Music seems to play a very important role in the movie — both as soundtrack and a presence in the character’s life. Why do you think that’s so important to you?
The mood of any given film is 50% image and 50% sound, and the right music for the right scene can make everything — the character psychology and the sociological representation — work or just completely fall apart. For this film, once I decided that Marius is a musician, I started working with Norwegian electronica producer Joachim Dyrdahl (AKA Diskjokke) who not only made the score, but also the Minus Marius track for the final party scene. I then had the idea to (mainly) build the rest of the soundtrack around other members of the Norwegian electronica scene, including Lindstrøm, Prins Thomas and Olefonken. The latter is also present in the dinner scenes. And then finally I came up with the idea of giving Marius a nemesis; to have Marius envy the massive success of Todd Terje. I made a call to Terje which went something like this:
“Hey! I’m making a film where a character takes the piss out of you. We’ve also squeezed the last drop of blood from our budget. Any chance I can have “Snooze 4 Love” for free?”
He just laughed and replied: “Sure!”
It made us think of some of Kristoffer Borgli’s movies — with whom I know you’re friends with. How come you share the same cinematic universe?
We used to share a flat some years back that also doubled as an office, so that probably led to some creative cross-pollination. You can actually see him make a toast in the party scene towards the end of the film.
In Nothing Ever Really Ends, you portray a relationship but, most importantly, we think memory plays a huge role. What inspired you to use those as subjects for a movie?
Well, at the centre of most relationships I think you have a story — a constantly refined retelling of shared, curated memories. It’s a story that celebrates and idealizes the good times and includes lessons learned from the bad times. And if you hit a rough patch, that story becomes really important for the possible survival of the relationship. With this in mind, the iPhone sequence of their holiday became very important for the narrative. I also think the story of a relationship serves another, perhaps deeper function. That it helps create a sense of will, of cause and effect. We like to think we have truly chosen each other in a relationship, and sometimes we have and we manage to keep on doing that, but a lot of the time we just hang in there. Chance and circumstance plays a huge role, yet we keep telling ourselves that we are in control.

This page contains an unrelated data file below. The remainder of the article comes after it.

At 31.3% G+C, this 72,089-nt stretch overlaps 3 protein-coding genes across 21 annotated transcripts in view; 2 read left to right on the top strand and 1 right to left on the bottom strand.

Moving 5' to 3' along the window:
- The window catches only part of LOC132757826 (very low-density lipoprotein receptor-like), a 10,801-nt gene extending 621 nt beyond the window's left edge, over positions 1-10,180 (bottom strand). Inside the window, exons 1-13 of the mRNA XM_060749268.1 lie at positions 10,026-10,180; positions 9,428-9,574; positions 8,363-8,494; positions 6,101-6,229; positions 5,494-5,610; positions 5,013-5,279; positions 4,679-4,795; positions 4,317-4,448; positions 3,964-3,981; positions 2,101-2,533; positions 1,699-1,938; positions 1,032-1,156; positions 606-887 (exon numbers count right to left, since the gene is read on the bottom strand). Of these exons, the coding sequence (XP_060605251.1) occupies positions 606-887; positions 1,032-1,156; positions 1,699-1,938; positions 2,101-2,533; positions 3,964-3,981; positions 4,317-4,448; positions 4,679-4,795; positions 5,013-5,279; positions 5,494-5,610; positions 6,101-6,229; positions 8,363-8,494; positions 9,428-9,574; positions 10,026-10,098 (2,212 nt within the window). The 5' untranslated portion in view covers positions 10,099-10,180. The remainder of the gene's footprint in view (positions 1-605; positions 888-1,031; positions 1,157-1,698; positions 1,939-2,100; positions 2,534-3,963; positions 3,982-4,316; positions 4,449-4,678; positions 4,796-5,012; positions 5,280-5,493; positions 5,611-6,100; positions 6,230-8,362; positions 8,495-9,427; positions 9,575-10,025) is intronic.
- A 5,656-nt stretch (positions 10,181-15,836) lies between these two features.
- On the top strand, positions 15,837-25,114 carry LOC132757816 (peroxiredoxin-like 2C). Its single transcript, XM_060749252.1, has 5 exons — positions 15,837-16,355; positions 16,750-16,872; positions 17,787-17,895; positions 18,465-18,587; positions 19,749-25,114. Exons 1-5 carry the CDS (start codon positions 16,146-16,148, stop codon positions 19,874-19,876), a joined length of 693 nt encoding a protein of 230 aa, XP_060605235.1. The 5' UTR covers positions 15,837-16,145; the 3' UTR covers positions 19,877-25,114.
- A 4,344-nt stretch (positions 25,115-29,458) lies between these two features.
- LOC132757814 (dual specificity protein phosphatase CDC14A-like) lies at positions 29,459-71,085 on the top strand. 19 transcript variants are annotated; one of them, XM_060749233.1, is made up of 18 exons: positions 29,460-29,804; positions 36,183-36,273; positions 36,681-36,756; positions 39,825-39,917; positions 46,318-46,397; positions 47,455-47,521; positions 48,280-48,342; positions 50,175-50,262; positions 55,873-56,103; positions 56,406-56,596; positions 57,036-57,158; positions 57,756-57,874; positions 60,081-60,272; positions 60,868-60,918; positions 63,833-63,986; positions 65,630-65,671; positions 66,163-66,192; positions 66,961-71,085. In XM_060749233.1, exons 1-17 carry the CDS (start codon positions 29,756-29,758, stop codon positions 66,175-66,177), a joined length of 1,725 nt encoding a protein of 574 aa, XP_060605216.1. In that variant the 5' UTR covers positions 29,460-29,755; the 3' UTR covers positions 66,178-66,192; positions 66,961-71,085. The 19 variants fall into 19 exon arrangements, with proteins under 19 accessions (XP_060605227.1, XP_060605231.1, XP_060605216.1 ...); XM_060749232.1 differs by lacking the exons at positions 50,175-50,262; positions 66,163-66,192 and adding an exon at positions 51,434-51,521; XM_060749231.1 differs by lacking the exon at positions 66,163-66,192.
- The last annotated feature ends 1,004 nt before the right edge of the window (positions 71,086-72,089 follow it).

Last but not least, could you recommend something to read, to listen, and to watch that you’ve been currently binging on?
👓 I’m currently reading “The Hatred of Poetry” by Ben Lerner as well as re-reading his novel “10:04”. Brilliant stuff.
👂 I think my most listened to album of the last half year is “Flower Boy” by Tyler, the Creator. It just gets me started in the morning.
👂 I also love the podcast “Very Bad Wizards” where a philosopher and psychologist go head to head on lofty subjects such as ethics and cognitive science, then sprinkle that with references to popular culture and whatever else rears its head in the zeitgeist.
👀 A little while ago I was at Copenhagen Pix and saw “The Killing of a Sacred Deer” and “Vinterbrødre”/”Winter Brothers”, both of which I admire for creating such specific and peculiar cinematic worlds. I’m also watching the latest season of “Transparent” which is one of the very best drama series out there.